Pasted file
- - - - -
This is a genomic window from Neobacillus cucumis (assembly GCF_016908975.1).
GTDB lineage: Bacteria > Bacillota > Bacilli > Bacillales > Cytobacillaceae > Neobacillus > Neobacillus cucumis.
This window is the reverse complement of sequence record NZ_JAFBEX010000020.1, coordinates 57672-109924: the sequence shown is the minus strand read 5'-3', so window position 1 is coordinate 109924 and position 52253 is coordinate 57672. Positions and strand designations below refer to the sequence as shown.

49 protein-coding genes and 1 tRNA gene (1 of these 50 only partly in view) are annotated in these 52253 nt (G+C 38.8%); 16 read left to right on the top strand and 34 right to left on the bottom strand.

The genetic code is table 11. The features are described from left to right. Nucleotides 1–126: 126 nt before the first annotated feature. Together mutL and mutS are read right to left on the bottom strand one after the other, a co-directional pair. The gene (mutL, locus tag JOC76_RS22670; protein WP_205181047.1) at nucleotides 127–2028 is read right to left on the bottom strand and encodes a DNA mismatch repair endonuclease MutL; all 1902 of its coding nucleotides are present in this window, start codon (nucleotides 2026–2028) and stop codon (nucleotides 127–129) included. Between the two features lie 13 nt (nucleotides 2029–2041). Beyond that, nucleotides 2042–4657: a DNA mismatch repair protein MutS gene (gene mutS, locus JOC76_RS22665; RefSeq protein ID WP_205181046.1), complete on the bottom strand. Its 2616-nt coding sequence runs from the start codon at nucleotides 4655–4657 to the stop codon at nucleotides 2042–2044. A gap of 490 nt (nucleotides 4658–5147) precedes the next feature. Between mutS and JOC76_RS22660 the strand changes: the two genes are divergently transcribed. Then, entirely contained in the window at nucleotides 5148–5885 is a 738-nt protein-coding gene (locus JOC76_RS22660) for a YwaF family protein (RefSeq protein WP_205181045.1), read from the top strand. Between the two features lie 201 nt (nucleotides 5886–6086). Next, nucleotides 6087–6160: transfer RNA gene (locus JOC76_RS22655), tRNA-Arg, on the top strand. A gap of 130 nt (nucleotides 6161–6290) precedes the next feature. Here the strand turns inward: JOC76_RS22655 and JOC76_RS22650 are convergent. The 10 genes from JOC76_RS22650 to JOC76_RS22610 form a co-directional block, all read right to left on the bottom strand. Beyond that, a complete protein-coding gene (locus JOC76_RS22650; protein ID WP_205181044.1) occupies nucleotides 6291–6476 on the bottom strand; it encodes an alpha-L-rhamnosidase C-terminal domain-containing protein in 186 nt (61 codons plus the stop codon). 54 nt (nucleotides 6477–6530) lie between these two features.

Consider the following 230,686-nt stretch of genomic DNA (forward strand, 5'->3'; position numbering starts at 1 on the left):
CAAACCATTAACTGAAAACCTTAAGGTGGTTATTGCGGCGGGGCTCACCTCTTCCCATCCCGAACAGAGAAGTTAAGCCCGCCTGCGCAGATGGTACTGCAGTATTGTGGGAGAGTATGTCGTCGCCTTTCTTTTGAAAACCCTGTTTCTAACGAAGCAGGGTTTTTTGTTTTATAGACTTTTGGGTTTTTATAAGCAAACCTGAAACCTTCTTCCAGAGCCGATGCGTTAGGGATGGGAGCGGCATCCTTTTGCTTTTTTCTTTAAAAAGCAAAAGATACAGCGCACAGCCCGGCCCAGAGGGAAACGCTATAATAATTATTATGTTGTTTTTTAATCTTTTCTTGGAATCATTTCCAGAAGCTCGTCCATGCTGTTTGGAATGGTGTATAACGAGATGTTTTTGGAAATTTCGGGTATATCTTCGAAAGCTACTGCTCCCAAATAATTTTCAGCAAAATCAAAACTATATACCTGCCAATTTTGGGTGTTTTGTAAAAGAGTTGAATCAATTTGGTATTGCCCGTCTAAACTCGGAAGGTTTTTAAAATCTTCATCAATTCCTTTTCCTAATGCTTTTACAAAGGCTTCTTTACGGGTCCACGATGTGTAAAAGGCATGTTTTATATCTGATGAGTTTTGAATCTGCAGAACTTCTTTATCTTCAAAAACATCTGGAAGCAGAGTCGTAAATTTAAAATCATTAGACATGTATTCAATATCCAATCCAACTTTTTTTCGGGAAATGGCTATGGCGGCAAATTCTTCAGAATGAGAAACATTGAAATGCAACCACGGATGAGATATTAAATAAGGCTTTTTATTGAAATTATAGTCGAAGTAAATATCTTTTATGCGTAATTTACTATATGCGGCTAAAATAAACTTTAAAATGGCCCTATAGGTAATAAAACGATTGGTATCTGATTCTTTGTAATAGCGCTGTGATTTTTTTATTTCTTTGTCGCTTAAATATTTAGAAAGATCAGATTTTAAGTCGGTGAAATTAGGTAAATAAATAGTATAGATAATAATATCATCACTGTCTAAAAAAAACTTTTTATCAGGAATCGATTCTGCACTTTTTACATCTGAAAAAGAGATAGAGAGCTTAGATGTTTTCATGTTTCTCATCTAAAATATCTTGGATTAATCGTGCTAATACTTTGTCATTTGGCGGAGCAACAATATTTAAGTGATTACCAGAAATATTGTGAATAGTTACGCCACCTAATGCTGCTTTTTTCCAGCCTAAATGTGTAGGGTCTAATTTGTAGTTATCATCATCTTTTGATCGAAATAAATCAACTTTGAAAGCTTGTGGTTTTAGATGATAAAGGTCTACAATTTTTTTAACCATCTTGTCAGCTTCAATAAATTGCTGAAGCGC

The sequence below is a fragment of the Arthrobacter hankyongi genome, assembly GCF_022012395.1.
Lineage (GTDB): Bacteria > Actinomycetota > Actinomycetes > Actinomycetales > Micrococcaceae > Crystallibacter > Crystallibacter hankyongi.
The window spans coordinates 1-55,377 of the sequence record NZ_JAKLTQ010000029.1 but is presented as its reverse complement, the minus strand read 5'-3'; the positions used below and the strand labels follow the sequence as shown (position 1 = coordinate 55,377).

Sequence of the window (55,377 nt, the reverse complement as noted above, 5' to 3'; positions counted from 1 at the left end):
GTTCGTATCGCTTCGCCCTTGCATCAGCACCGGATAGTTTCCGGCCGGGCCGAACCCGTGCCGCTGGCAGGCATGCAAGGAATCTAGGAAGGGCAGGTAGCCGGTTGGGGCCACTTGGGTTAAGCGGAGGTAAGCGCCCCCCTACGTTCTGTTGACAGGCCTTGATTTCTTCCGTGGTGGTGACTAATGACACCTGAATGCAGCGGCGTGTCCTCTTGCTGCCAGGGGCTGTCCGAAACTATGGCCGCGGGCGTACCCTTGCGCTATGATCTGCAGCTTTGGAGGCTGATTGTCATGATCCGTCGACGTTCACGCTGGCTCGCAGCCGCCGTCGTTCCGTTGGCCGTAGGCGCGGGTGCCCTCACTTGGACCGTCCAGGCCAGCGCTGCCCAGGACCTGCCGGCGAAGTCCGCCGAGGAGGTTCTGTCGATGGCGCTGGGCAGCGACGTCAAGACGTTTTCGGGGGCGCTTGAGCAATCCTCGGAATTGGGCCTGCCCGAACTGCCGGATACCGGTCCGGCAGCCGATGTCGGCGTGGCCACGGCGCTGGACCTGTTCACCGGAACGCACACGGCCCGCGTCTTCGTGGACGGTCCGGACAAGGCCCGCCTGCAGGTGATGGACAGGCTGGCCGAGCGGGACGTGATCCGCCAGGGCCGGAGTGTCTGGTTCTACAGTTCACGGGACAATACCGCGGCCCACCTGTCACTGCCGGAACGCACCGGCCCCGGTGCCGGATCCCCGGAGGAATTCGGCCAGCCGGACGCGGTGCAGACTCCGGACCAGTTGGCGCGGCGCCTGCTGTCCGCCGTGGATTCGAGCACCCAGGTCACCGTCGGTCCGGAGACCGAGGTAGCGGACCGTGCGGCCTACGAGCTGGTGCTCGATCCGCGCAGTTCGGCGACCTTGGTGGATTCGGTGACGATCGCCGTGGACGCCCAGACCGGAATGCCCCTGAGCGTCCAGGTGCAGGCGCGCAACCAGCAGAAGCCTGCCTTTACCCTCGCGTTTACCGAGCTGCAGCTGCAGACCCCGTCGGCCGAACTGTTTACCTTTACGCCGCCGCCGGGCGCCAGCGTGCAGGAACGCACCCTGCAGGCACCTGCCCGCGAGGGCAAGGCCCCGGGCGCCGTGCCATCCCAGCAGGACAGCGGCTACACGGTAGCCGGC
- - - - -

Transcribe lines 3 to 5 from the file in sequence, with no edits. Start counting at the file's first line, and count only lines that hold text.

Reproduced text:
This window is the reverse complement of sequence record NZ_JAFBEX010000020.1, coordinates 57672-109924: the sequence shown is the minus strand read 5'-3', so window position 1 is coordinate 109924 and position 52253 is coordinate 57672. Positions and strand designations below refer to the sequence as shown.

49 protein-coding genes and 1 tRNA gene (1 of these 50 only partly in view) are annotated in these 52253 nt (G+C 38.8%); 16 read left to right on the top strand and 34 right to left on the bottom strand.

The genetic code is table 11. The features are described from left to right. Nucleotides 1–126: 126 nt before the first annotated feature. Together mutL and mutS are read right to left on the bottom strand one after the other, a co-directional pair. The gene (mutL, locus tag JOC76_RS22670; protein WP_205181047.1) at nucleotides 127–2028 is read right to left on the bottom strand and encodes a DNA mismatch repair endonuclease MutL; all 1902 of its coding nucleotides are present in this window, start codon (nucleotides 2026–2028) and stop codon (nucleotides 127–129) included. Between the two features lie 13 nt (nucleotides 2029–2041). Beyond that, nucleotides 2042–4657: a DNA mismatch repair protein MutS gene (gene mutS, locus JOC76_RS22665; RefSeq protein ID WP_205181046.1), complete on the bottom strand. Its 2616-nt coding sequence runs from the start codon at nucleotides 4655–4657 to the stop codon at nucleotides 2042–2044. A gap of 490 nt (nucleotides 4658–5147) precedes the next feature. Between mutS and JOC76_RS22660 the strand changes: the two genes are divergently transcribed. Then, entirely contained in the window at nucleotides 5148–5885 is a 738-nt protein-coding gene (locus JOC76_RS22660) for a YwaF family protein (RefSeq protein WP_205181045.1), read from the top strand. Between the two features lie 201 nt (nucleotides 5886–6086). Next, nucleotides 6087–6160: transfer RNA gene (locus JOC76_RS22655), tRNA-Arg, on the top strand. A gap of 130 nt (nucleotides 6161–6290) precedes the next feature. Here the strand turns inward: JOC76_RS22655 and JOC76_RS22650 are convergent. The 10 genes from JOC76_RS22650 to JOC76_RS22610 form a co-directional block, all read right to left on the bottom strand. Beyond that, a complete protein-coding gene (locus JOC76_RS22650; protein ID WP_205181044.1) occupies nucleotides 6291–6476 on the bottom strand; it encodes an alpha-L-rhamnosidase C-terminal domain-containing protein in 186 nt (61 codons plus the stop codon). 54 nt (nucleotides 6477–6530) lie between these two features.